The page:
The Impact of Remote Working on Commercial Real Estate

SEP-OCT 2017|BY KATERINA MANOU, REGUS, GENERAL MANAGER FOR GREECE, BULGARIA AND CYPRUS
For decades, one of the biggest markers of prestige for a business was its property: An imposing, large-scale office was the sign of a truly successful company.

The idea of property size as a marker of company prestige is  changing as increasing numbers of us turn away from the traditional model of commuting every day into a central corporate HQ. This is happening around the world—in the UK, for example, 15% of employees work from home, while in India, the figure has already hit 50%. As a result, the decreasing number of us using the traditional model is rendering these big, sole-occupancy office buildings a smaller part of the bigger picture.

For brokers, this could be seen as a threat to their bottom line, as their portfolio of large, single-site offerings becomes more and more outdated. This isn’t, however, the whole story. Using data gathered from our large client base through our annual Great Big Survey, we explore how brokers can reshape their offering to capitalize on the increasing preference for flexibility in how—and where—we do our jobs. These are the key takeaways from our survey:

Key Takeaways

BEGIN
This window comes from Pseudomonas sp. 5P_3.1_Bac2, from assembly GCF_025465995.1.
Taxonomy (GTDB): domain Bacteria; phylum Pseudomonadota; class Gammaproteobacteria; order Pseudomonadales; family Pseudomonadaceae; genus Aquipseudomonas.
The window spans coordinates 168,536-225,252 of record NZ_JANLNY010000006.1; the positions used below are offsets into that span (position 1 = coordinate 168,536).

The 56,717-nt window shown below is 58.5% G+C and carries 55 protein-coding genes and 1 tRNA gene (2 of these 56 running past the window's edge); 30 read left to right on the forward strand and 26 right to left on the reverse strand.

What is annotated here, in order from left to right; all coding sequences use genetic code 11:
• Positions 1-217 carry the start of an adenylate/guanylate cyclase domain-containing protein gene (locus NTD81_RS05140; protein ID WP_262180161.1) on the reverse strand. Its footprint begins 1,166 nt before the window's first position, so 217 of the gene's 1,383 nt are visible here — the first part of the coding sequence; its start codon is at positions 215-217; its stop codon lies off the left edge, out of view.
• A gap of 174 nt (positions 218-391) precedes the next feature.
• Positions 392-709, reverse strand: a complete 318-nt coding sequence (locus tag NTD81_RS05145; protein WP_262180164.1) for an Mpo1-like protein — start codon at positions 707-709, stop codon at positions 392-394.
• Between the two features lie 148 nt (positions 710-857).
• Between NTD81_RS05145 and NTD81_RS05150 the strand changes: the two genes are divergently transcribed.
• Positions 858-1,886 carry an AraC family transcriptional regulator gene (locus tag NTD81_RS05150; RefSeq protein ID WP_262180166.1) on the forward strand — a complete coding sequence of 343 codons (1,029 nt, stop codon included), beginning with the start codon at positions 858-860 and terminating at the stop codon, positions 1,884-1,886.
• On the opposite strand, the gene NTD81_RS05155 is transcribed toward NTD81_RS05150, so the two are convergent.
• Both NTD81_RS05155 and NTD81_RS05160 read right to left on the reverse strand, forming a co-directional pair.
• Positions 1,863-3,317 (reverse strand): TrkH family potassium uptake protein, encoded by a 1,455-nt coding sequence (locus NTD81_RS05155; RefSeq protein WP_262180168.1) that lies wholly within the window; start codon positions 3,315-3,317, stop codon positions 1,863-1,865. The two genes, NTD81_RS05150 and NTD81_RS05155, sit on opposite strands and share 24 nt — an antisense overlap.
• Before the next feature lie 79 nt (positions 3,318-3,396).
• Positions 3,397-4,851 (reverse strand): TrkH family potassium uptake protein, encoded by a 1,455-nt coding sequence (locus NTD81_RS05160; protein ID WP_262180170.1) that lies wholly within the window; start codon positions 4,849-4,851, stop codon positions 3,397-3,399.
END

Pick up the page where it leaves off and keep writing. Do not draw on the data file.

• The big corporate HQ is a traditional institution facing contemporary challenges.
  • Long-term market trends are turning against the traditional office deal: Companies are looking to reduce the amount of space they lease per worker.
  • Workers don’t like the traditional office, but they also don’t like working at home. It’s key to be able to offer them a midway house between the two, combining a short commute and easy accessibility with a professional, team-oriented environment.
  • The future of brokering is selling workspace, not just offices. Offering flexible, scalable solutions as well as options for traditional long-term leases allows you to meet the needs of companies and their staff alike.

Understanding the needs of companies

Social and economic trends that have been growing for decades are now reshaping our ideas about the modern office. For commercial brokers, they represent a challenge—and an opportunity—that you can’t afford to ignore.

Technology has always been seen as the enabler of remote working. But changing cultural attitudes have been just as important. We have perhaps now reached a tipping point: 54% of employees say their company allows them to work remotely sometimes, and 70% say flexible working arrangements are important. Nearly a third says they are more productive away from the office.

Brokers face a future where they could be chasing fewer and fewer significant traditional office deals. Or they face investing larger amounts of time and money to secure dozens of small deals to match the value of one major deal in the past. But there’s a third option, too: to change the way they work and fit into the new realities of the business world and the property market. The future of brokering is selling workspace, not just offices. Offering flexible, scalable solutions as well as options for traditional long-term leases allows you to meet the needs of companies and their staff alike.

You can download the full report at: https://www.regus.co.uk/work-uk/wp-content/uploads/sites/131/2017/07/Regus-_WP4_v6.pdf

No Responses to «The Impact of Remote Working on Commercial Real Estate»